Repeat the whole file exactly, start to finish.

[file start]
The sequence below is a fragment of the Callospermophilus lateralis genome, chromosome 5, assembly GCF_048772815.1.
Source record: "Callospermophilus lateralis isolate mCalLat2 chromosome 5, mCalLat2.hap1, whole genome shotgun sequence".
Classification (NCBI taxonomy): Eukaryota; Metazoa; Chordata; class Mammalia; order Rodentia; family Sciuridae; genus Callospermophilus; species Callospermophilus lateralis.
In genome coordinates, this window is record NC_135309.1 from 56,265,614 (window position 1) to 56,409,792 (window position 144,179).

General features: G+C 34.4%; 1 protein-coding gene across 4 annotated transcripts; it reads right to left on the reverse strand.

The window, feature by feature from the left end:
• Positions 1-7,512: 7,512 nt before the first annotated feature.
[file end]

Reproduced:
The sequence below is a fragment of the Callospermophilus lateralis genome, chromosome 5, assembly GCF_048772815.1.
Source record: "Callospermophilus lateralis isolate mCalLat2 chromosome 5, mCalLat2.hap1, whole genome shotgun sequence".
Classification (NCBI taxonomy): Eukaryota; Metazoa; Chordata; class Mammalia; order Rodentia; family Sciuridae; genus Callospermophilus; species Callospermophilus lateralis.
In genome coordinates, this window is record NC_135309.1 from 56,265,614 (window position 1) to 56,409,792 (window position 144,179).

General features: G+C 34.4%; 1 protein-coding gene across 4 annotated transcripts; it reads right to left on the reverse strand.

The window, feature by feature from the left end:
• Positions 1-7,512: 7,512 nt before the first annotated feature.